Kathleen Rooney is a founding editor of Rose Metal Press, a publisher of literary work in hybrid genres, and a founding member of Poems While You Wait, a team of poets who compose typewritten poetry on demand. Co-editor of The Selected Writings of René Magritte, forthcoming from Alma Books next year, she is also the author of seven books of poetry, nonfiction, and fiction, including, most recently, the novel O, Democracy! and the novel in poems Robinson Alone.
TCR: Your poem “La Memoire” is part of a collection about Rene Magritte, his paintings, his wife Georgette, and their Pomeranians (all name Loulou). Tell us about how you started work on this project.
Kathleen Rooney: I’ve been a huge Magritte fan ever since I was a kid and saw his work at the Art Institute of Chicago. Back in July of 2014, I went to the exhibition Magritte: The Mystery of the Ordinary, 1926-1938 at the Art Institute with my friend and fellow DePaul professor and Poems While You Wait poet, Eric Plattner. It’s a sort of long story, but as a result of seeing that show, I ended up discovering a long-lost manuscript of the first ever English translation of René Magritte’s Selected Writings. Since then, I’ve been working to bring that book out, and this summer it will be published by Alma Books in the UK, and this fall it will be published by University of Minnesota Press in the States, co-edited by Eric and me, with an introduction by me and a preface by the art historian Sandra Zalman.
In the course of working on this project, I learned a lot about Magritte and his household, including Georgette and their shared series of Pomeranian dogs, all called Loulou. I became fascinated by their unconventional family—they never had kids—and by how much they doted on each other and on their poms, and thought it might be fun to write a book that looked at the work of Magritte through the eyes of the beings who were closest to him. The result is a novel-in-flash/prose poems called The Listening Room, of which “La Memoire” is a part.
TCR: How does this piece reflect your interest in hybrid genres?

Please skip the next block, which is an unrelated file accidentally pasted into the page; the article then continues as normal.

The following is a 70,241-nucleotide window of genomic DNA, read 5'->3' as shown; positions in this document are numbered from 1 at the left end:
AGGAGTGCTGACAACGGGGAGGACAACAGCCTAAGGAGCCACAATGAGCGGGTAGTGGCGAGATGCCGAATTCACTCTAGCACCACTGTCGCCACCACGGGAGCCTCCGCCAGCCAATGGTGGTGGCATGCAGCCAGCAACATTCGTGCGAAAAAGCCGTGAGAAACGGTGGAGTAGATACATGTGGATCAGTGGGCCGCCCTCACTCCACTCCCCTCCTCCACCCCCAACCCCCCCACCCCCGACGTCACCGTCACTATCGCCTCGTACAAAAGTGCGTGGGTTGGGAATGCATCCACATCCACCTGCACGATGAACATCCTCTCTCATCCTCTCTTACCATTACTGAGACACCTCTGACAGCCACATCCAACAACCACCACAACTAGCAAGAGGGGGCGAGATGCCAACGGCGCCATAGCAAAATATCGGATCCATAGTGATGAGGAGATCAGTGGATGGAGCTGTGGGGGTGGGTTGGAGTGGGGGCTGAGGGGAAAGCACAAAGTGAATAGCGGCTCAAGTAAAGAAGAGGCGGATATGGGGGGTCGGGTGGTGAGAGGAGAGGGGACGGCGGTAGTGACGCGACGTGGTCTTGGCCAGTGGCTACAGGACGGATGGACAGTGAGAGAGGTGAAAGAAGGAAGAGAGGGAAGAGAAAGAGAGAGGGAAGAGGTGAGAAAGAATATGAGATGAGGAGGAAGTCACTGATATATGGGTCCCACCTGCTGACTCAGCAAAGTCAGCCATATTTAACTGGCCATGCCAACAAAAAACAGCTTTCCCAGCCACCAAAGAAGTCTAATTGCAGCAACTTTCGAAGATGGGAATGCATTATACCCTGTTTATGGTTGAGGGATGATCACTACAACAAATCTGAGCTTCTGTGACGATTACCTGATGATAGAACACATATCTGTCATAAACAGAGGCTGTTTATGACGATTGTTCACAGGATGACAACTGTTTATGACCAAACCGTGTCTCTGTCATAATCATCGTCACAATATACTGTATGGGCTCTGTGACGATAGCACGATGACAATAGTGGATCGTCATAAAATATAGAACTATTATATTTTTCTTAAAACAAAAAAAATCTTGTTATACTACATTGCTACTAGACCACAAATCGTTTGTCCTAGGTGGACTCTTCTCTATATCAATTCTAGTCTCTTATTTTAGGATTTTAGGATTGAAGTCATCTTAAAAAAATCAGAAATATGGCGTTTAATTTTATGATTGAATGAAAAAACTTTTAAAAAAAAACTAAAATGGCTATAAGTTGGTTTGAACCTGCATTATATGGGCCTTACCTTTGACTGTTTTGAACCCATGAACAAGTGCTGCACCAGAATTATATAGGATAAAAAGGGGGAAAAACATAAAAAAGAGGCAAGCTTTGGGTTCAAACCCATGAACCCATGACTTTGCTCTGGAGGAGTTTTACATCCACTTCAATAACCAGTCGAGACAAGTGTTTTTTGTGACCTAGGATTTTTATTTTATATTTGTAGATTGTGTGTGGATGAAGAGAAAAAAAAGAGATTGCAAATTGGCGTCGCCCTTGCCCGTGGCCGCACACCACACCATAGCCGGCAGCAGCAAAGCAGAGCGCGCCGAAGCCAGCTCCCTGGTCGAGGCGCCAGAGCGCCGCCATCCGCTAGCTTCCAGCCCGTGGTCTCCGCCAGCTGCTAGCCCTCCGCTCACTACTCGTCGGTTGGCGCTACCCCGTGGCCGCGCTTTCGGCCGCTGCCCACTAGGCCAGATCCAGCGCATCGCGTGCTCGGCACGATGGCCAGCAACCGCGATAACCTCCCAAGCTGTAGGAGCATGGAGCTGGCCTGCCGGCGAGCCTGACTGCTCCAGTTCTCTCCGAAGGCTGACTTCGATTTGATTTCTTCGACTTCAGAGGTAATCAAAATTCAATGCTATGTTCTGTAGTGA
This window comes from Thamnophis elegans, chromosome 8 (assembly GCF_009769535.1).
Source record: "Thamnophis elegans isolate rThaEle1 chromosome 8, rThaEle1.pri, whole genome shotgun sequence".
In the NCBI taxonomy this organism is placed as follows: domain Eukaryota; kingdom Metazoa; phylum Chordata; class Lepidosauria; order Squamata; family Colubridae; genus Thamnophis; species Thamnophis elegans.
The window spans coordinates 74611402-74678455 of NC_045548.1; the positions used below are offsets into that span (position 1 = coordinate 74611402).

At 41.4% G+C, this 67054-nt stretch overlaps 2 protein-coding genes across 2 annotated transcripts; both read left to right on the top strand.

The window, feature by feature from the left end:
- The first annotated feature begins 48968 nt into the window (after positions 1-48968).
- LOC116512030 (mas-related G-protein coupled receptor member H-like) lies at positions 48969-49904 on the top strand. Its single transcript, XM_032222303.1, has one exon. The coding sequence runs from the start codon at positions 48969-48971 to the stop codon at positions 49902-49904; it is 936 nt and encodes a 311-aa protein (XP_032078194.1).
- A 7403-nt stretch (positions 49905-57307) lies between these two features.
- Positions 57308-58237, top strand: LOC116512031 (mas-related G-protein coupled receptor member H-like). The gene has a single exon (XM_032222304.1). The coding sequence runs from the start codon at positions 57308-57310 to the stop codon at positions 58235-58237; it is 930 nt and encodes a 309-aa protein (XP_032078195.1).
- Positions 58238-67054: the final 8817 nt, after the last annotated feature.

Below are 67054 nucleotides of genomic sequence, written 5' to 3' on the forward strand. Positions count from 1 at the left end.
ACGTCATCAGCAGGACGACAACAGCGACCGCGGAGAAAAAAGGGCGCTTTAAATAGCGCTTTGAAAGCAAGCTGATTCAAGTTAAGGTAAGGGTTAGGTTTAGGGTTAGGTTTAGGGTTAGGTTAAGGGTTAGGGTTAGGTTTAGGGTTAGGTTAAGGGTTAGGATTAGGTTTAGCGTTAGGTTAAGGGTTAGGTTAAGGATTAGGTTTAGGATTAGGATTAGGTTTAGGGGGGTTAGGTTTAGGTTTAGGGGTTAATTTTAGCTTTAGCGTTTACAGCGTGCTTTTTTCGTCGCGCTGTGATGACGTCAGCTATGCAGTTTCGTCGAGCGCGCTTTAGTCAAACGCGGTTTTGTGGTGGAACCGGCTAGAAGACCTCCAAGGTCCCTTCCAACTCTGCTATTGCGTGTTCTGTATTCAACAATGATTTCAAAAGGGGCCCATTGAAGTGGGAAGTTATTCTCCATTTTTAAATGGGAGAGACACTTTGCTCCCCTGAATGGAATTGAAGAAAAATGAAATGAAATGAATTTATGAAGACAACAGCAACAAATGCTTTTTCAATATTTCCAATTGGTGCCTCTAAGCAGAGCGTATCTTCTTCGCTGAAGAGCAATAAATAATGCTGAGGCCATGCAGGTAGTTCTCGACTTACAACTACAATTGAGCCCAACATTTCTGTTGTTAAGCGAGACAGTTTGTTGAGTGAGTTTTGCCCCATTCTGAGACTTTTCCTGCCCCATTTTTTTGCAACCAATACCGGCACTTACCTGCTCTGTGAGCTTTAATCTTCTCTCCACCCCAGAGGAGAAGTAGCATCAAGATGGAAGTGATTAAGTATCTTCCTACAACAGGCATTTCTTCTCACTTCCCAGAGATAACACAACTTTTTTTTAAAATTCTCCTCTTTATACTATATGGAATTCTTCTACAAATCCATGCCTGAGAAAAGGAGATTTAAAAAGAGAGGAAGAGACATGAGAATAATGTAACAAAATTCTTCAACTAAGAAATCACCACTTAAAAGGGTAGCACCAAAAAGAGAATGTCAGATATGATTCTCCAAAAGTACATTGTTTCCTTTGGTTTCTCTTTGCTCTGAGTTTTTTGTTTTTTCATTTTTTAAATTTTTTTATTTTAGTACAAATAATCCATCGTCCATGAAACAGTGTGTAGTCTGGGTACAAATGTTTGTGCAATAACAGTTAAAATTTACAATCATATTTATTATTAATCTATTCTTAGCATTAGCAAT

KR: The pieces in the book are definitely hybrid, either prose poems or flash stories of 1000 words or less. Something about the small, tightly bordered square and rectangular spaces of the page seemed to work well with the fact that they are all ekphrastic, referring directly to (and titled after) paintings by Magritte. The boundaries of the paper connect to the boundaries of the canvas.
TCR: Georgette seems to have less agency (in this poem) than the dogs or even inanimate objects (windows, paintings, moon, etc). Talk about that choice.
KR: Huh. I don’t think that’s the case, actually, so I can’t really talk about that choice, because it’s not a choice I made. In “La Memoire,” the piece in The Cossack Review, Georgette is depicted as stricken by intense grief at the death of her spouse of almost 50 years, so I suppose that she seems very quiet and sad in her mourning here. But her pieces in the novel are almost always twice as long as Loulou’s pieces and she thinks and speaks and does a great deal. So both she and Loulou have considerable agency, I’d say, as do, as you note, inanimate objects (because one of Magritte’s major themes was that animation of ordinary mysteries and objects).
TCR: Give us the spiel for Rose Metal Press.
KR: Abby Beckel and I co-founded the press 10 years ago in Boston. Our mission is to publish three beautifully produced titles each year in hybrid genres, including prose poetry, flash fiction and nonfiction, image-and-text works, collaborations, novels-in-verse, collage biographies, and other works that combine multiple genres to find new forms of expression. We have an annual contest for flash fiction and nonfiction, and this year, we’re very excited to have Amelia Gray as our judge—you can read more about the contest here: http://rosemetalpress.com/Submit/Submit.html
TCR: And for Poems While You Wait.
KR: Dave Landsberger, Eric Plattner, and I co-founded Poems While You Wait in Chicago in 2011. Since then, we’ve grown to a group of about 22 poets who provide commissioned typewritten poetry on demand. We bring our vintage portable typewriters to public places—flea markets, street festivals, libraries, museums, etc.—and for a $5 fee, we write original poems on subjects of our customers’ choosing. You can find our full schedule and some samples of what we’ve done here: http://poemswhileyouwait.tumblr.com/
TCR: What other projects are you currently working on?
KR: My second novel, Lillian Boxfish Takes a Walk, is coming out with St. Martin’s Press in January of 2017, so I’m working on getting that all wrapped up, and I’m also working on my third novel, a World War I story about a pigeon and a soldier. World War I has always captivated me for how sad and pointless and wasteful it was and how largely forgotten it is nowadays, so it’s been good to learn more about it and try to understand the people and the animals who fought it.